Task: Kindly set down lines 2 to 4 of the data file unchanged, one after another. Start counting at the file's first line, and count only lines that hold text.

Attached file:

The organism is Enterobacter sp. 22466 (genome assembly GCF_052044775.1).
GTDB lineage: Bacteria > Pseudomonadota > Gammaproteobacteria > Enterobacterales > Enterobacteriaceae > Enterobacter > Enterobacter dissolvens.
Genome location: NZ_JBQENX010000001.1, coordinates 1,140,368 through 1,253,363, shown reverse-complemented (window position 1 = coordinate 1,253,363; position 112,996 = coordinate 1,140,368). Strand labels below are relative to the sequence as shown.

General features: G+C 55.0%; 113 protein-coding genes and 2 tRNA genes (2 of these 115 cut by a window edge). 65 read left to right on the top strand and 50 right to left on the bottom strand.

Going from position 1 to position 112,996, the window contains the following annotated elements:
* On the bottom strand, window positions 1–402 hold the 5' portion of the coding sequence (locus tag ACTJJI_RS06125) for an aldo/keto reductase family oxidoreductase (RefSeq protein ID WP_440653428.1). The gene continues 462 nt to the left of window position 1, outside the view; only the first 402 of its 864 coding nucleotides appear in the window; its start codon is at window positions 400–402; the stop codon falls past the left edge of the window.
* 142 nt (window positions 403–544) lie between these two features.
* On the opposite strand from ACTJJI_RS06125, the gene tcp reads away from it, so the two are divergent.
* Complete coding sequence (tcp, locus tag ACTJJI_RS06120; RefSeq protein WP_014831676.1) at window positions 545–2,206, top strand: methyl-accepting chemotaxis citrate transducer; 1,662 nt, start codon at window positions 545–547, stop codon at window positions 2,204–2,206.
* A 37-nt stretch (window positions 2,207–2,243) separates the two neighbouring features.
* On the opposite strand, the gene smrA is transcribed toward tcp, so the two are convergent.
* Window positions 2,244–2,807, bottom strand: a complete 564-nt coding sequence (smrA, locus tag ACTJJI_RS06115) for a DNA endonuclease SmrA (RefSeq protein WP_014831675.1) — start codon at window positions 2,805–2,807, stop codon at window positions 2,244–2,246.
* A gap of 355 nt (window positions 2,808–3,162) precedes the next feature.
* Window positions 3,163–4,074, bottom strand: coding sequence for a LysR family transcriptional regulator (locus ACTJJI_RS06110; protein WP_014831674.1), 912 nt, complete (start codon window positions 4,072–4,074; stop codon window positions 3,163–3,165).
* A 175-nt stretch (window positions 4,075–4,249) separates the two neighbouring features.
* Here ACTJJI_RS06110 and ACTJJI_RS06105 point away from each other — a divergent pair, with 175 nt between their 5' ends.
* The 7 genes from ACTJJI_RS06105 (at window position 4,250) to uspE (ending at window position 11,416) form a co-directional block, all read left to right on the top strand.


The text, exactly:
GTDB lineage: Bacteria > Pseudomonadota > Gammaproteobacteria > Enterobacterales > Enterobacteriaceae > Enterobacter > Enterobacter dissolvens.
Genome location: NZ_JBQENX010000001.1, coordinates 1,140,368 through 1,253,363, shown reverse-complemented (window position 1 = coordinate 1,253,363; position 112,996 = coordinate 1,140,368). Strand labels below are relative to the sequence as shown.

General features: G+C 55.0%; 113 protein-coding genes and 2 tRNA genes (2 of these 115 cut by a window edge). 65 read left to right on the top strand and 50 right to left on the bottom strand.